• The biggest hangup so far has been the strong typing, somewhat to my surprise. x : Int instead of int x, but one quickly gets used to that. However, typing append(lst : List[Any], a : Any) : List[Any] into an interpreter window is no great joy. I expect this will get better when we move to Eclipse, where the IDE can take advantage of the strong typing. in following along? Click on the links of this schedule. There are lab assignments in each lecture. If you need a hint with one of the labs, leave a blog comment.

In this blog I reflect on what I learned during my summer vacation, about standards, folding travel beds, and snatching defeat from the jaws of victory.

1. It's About Standards, Stupid spent the summer in Switzerland (as a guest lecturer in the international summer school at HEIG-VD) and in Germany. In Switzerland, the visiting students were very cell-phone savvy--they picked up a SIM card at the airport and phoned away instantly. (One of my colleagues asked how he could put a SIM card into his Verizon phone. They looked at him as if he was half-witted and patiently explained that nobody signs up with Verizon or Sprint because then you can't use your phone when you travel.) Mercifully, I had considered this point and came prepared with an unlocked GSM phone.

But what to do in Germany? I crossed by train, and there was no airport kiosk for picking up a German SIM card. No problem, it turned out. I got it in the supermarket: 5 Euro for a card with 5 Euro worth of calls. To refill it, go to the supermarket and buy a refill code, then tap that into the cell phone. (This seems a recent development. My German uncle asked incredulously: "You didn't have to show your identity card?") Other carriers had different schemes, with refill vending machines or internet refills. Amazing. No contract. No two-year commitment. The cost of calling: 9 cents per minute. It is nirvana compared to the hassle that I have with U.S. carriers. (Case in point: I am currently locked in an epic battle with T-Mobile which advertises a family plan with 5 members, when their computer system only takes 3.)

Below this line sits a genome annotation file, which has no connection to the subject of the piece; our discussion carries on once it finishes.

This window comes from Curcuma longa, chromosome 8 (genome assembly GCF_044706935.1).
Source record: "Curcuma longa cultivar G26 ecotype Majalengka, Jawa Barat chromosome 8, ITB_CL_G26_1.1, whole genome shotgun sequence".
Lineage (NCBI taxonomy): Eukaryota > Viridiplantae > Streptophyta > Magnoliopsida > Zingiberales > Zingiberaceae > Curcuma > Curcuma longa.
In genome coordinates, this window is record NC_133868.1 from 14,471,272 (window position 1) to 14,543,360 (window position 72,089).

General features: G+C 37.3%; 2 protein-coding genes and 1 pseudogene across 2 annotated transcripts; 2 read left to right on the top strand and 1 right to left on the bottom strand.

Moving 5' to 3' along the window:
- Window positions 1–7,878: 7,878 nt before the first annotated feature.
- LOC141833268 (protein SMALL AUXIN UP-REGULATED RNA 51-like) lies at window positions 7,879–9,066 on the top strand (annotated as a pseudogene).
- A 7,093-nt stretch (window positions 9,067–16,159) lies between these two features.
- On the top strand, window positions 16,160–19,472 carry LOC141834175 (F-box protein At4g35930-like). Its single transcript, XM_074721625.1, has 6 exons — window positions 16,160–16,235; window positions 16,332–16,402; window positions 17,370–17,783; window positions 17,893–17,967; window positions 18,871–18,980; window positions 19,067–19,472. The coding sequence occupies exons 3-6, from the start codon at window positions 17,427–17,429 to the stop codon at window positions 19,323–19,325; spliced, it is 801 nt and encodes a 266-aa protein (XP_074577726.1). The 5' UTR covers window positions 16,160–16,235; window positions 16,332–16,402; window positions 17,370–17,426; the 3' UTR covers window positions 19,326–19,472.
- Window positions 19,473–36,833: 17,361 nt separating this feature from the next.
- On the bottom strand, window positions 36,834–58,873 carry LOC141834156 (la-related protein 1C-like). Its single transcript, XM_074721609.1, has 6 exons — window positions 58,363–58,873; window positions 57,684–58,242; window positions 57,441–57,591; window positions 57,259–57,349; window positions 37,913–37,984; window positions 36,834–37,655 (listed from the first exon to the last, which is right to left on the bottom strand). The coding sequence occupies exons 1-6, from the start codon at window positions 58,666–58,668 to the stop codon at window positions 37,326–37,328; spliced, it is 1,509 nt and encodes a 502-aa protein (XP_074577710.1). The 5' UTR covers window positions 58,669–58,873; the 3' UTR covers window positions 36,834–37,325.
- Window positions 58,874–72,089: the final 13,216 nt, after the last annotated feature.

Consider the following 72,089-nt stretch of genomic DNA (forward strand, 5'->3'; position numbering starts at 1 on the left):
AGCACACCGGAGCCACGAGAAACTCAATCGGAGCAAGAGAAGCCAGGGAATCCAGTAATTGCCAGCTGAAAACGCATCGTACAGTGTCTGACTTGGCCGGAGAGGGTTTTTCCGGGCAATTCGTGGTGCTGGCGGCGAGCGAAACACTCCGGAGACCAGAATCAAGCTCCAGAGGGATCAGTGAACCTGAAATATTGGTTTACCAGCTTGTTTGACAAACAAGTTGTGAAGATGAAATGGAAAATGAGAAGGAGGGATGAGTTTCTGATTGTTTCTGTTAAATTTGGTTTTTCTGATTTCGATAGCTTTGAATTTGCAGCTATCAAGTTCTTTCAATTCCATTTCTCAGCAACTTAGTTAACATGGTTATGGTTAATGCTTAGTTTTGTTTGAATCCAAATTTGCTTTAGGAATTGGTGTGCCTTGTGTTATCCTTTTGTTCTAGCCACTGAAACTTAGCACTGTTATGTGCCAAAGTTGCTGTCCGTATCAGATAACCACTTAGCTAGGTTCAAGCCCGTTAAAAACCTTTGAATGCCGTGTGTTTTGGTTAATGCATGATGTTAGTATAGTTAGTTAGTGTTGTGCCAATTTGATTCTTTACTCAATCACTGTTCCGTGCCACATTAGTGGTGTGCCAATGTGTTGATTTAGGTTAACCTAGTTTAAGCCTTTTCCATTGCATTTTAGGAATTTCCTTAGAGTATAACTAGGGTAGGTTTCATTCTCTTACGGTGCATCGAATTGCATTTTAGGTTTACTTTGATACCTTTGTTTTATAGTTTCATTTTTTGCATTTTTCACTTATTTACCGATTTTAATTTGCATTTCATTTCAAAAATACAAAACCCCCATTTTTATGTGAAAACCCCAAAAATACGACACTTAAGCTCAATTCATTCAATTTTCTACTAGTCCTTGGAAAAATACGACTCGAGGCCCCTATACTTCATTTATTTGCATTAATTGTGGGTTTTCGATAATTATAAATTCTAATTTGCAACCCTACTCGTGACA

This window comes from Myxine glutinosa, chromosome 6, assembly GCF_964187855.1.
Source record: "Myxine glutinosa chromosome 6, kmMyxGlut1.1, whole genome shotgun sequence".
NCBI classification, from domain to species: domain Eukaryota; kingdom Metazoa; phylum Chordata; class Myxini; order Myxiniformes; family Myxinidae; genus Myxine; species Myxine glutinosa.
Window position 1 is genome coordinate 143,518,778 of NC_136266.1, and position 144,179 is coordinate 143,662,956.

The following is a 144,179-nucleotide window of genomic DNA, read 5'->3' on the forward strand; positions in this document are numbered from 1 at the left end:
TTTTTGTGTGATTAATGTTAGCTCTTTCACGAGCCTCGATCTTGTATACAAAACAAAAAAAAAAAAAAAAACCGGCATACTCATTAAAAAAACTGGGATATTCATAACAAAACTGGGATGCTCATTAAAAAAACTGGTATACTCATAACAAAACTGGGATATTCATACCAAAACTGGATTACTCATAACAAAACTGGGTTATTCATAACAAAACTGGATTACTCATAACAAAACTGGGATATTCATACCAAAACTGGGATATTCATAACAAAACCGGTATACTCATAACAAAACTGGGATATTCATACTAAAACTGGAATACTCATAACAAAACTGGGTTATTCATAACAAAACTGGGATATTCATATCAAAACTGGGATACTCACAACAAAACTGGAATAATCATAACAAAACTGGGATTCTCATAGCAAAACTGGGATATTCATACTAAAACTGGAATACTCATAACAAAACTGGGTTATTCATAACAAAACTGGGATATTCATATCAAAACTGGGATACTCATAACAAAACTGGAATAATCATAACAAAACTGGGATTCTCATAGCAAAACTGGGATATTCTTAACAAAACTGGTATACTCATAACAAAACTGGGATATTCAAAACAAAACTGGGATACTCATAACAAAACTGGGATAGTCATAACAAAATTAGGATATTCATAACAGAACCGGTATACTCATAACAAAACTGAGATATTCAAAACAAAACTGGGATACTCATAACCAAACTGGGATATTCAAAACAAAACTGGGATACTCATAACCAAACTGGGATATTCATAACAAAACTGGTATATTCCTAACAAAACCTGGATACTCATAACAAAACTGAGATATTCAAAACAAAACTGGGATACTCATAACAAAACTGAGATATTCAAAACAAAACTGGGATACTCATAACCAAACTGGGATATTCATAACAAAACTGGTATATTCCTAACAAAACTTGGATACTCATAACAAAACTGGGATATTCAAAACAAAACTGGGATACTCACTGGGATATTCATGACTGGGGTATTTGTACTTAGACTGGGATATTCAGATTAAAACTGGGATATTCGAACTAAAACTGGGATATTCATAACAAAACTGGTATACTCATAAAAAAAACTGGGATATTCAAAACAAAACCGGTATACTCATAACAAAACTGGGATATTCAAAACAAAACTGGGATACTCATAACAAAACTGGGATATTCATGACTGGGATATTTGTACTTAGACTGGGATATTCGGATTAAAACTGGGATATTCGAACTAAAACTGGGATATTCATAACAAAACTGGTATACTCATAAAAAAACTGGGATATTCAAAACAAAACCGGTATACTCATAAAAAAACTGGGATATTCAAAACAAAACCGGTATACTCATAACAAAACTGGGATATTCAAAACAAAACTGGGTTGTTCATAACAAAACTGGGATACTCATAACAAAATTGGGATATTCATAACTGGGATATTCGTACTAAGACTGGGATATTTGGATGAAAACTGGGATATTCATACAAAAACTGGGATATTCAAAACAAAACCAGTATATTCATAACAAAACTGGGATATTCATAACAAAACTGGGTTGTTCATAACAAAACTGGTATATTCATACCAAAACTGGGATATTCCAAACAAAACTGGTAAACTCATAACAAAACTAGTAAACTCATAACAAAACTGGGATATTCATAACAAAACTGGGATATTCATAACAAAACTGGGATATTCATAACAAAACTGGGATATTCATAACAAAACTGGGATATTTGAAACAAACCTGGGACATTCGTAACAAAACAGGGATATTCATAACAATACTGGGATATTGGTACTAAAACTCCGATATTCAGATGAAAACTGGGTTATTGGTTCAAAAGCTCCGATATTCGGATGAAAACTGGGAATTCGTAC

What makes all this innovation possible? A common standard, in this case, GSM. The various carriers build services on top of the common standard, and they compete against each other on their merits. Contrast that with the situation in the U.S. where we have incompatible networks, locked phones, and plans that hold you hostage for years.

It is experiences such as this one that makes me wary of closed operating systems and programming platforms.

2. Rocket Science traveled with our 20-month old twins--a proven strategy against jet lag. I learned never to be smug again about an elegant or intricate algorithm. We computer scientists may think that red-black trees are pretty clever, but they aren't anywhere near as impressive as those folding infant travel beds. I have folded and unfolded them dozens of times, and I still don't understand how all these metal bars swing into place and collapse into a tiny bundle. How someone can design such a thing is beyond my ability to comprehend.

3. With Apple's Help, I Snatched Defeat from the Jaws of Victory

My Thinkpad broke on the day of my return--a flickering display. No problem, I have an on-site repair contract. Except, after the fellow fixed it, it was worse. Now the display no longer flickers. It is simply black. He'll come back tomorrow, and if he still can't fix it, I'll have to send it in, thereby negating the benefit of on-site repair. I had to do something for today's lecture, so I went to the university bookstore and snapped up a MacBook. Oh, said the clerk, you get a free iPod. And a free printer. How nice.

One of the pleasant aspects of Apple is always how prettily their stuff is packaged. Shiny cardboard, tastefully designed foam packaging, just generally a great out-of-box experience (OOBE). The lecture was in a mere thirty minutes, but no problem. I was on the network in no time, installed Aquamacs and Scala, and ... realized that I had no way of projecting my lecture. The MacBook doesn't have a VGA connector. No problem--DVI is the way to go in this millennium, and of course I have a DVI to VGA converter. the MacBook doesn't have a DVI connector either. Instead, it has some bizarre Apple-proprietary Mini DVI connector, and Apple is too cheap to include a converter with the computer. The bookstore was out of converters, and I had to admit defeat. Hello, Apple, if you put a non-standard connector on your machine, and you want people to have a great OOBE, put a converter into the box. It's about standards, stupid.